AC: Reality check

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Length: 3:57

ANDERSON COOPER: Sad to say, since the elections at least five U.S. troops have been killed in Iraq, bringing the number of U.S. casualties for November to 26.

And today we heard from the insurgency. In a message, al Qaeda's leader in Iraq mocked the president and the defense secretary while declaring victory and threatening even more attacks, both in Iraq and here at home.

CNN's Michael Ware is in Baghdad. He joins us now live.

Michael, this new al Qaeda in Iraq tape, it was posted on the Internet. Let's listen to a clip that was recorded by the group's leader, this guy Abu Hamza al-Muhajer. Let's listen.


ABU HAMZA AL-MUHAJER, AL QAEDA IN IRAQ LEADER (through translator): I say to the lame duck, don't rush to run away as your lame defense secretary ran away. We haven't had enough of your blood yet. Come down to the battlefield, you coward.


COOPER: Abu Hamza also claimed they're winning in war in Iraq and threatened to blow up the White House.

What's remarkable about these tapes is these guys have such a finely honed sense of propaganda, when to release things and what to say for maximum impact.

MICHAEL WARE, CNN CORRESPONDENT: Absolutely, Anderson. I mean, we've seen the insurgency as a whole, throughout the course of the war, developing sophistication. Not just in terms of the battlefield, but also in terms of the information campaign, the propaganda war. We've seen them increase their degree of polish in their propaganda videos and tapes and also their timing, their attention to detail.

What we've had now from al Qaeda in Iraq is a further rising tide of triumphalism from militias and insurgent groups in Iraq. We saw a politician connected to the militia of anti-American rebel cleric Muqtada al-Sadr say that Secretary Rumsfeld's resignation is a defeat for America.

The Islamic Army of Iraq said it was a victory for the insurgency, and now we have al Qaeda in Iraq saying it's a victory for them and that the administration should not run away, "we have not yet had enough of your blood."

So they're capitalizing on the political turmoil and upheaval in Washington.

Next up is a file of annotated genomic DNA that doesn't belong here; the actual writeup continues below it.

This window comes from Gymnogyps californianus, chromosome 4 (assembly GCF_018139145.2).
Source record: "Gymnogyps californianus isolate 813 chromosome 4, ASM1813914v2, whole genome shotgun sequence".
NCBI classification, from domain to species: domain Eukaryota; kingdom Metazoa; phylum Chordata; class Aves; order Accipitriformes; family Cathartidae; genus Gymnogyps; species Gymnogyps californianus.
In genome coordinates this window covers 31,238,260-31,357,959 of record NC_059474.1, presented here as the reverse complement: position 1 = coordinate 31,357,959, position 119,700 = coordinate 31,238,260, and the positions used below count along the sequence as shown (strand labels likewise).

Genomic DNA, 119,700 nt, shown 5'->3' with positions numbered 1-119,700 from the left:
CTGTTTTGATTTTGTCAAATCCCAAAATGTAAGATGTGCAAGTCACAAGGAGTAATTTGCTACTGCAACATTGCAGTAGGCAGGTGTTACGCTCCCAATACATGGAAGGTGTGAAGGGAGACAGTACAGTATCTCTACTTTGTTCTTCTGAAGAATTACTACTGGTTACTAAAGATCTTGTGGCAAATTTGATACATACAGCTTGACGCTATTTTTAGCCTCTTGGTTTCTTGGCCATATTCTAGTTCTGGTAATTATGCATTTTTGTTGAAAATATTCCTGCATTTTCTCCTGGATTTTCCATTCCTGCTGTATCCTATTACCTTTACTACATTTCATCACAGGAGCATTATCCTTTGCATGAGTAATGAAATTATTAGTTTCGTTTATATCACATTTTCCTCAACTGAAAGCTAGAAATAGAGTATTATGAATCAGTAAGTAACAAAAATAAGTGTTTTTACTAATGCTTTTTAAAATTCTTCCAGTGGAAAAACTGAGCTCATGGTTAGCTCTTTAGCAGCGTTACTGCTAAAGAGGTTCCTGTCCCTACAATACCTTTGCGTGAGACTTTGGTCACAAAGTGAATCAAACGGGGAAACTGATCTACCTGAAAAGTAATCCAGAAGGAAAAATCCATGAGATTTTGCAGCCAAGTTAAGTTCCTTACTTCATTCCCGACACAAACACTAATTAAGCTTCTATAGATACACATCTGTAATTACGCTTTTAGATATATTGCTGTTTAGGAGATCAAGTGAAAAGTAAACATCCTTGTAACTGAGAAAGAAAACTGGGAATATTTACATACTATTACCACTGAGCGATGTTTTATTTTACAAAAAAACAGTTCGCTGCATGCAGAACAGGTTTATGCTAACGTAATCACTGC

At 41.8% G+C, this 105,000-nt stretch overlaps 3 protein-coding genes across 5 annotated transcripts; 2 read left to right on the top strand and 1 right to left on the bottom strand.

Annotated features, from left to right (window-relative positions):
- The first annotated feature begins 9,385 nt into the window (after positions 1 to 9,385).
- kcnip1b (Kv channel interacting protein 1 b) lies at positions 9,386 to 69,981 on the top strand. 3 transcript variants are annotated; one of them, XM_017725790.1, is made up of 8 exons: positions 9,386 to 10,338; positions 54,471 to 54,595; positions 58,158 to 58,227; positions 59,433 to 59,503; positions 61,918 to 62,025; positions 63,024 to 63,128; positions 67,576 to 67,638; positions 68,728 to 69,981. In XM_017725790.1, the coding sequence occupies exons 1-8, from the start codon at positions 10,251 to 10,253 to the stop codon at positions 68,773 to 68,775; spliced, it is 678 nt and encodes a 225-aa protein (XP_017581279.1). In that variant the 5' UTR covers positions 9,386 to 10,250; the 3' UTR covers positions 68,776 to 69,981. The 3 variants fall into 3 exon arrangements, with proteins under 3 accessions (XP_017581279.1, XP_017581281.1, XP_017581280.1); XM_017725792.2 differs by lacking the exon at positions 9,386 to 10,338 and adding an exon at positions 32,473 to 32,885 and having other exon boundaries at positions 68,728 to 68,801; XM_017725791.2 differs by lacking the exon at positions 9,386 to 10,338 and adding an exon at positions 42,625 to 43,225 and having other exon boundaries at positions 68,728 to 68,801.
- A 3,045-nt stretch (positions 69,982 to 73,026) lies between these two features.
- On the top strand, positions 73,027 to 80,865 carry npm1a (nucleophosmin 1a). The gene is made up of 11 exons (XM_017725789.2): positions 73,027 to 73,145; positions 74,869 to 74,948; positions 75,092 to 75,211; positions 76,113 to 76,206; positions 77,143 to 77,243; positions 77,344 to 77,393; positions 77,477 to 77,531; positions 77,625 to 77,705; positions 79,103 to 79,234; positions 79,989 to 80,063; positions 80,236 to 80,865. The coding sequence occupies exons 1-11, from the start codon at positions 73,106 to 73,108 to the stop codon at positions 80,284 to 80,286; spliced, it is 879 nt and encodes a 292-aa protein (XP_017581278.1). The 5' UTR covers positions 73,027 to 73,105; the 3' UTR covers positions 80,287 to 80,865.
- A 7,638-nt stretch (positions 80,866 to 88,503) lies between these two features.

COOPER: I'm going to play another quick excerpt from this audio tape. Let's listen.


AL-MUHAJER (through translator): In the name of the Mujahideen Shura Council and under the command of the Islamic nation of Iraq, I pledge to put at your disposal in your direct command 12,000 fighters. They are the al Qaeda army. All of them pledge allegiance to die in the name of God and more than 10,000 others await to be ready and can't wait to join you.


COOPER: So he's claiming 12,000 active al Qaeda fighters and another 10,000 kind of waiting in the wings. Is there any way to know the accuracy of -- I mean, how big is al Qaeda in Iraq?

WARE: Well, that's something that's obviously very, very difficult to calculate. Now, while I'd suggest that those numbers are most likely inflated or exaggerated, they may not be so inflated by the degree that you might at first think.

Certainly in terms of the insurgency, it's been bandied about that there's as many as 20,000 fighters in the field on any given day. Of which al Qaeda itself is between 3 and 5 percent.

However, what you need to take in account is that al Qaeda brings around it other groups that are following it. So in that regard, yes, al Qaeda definitely has thousands here.

Remember, this is a group that started as a handful of Jordanians in a training camp in Herat, in Afghanistan. They became Tawhid wal-Jihad under Zarqawi. Then they became the Mujahideen Shura Council. Now they've created the Islamic State of Iraq, as they say.

He's committing these troops to that Islamic state, the heartland of the caliphate Osama bin Laden wants to see spread across the world, Anderson.

COOPER: Michael Ware, appreciate your expertise. Thank you, Michael. Michael Ware, live from Baghdad.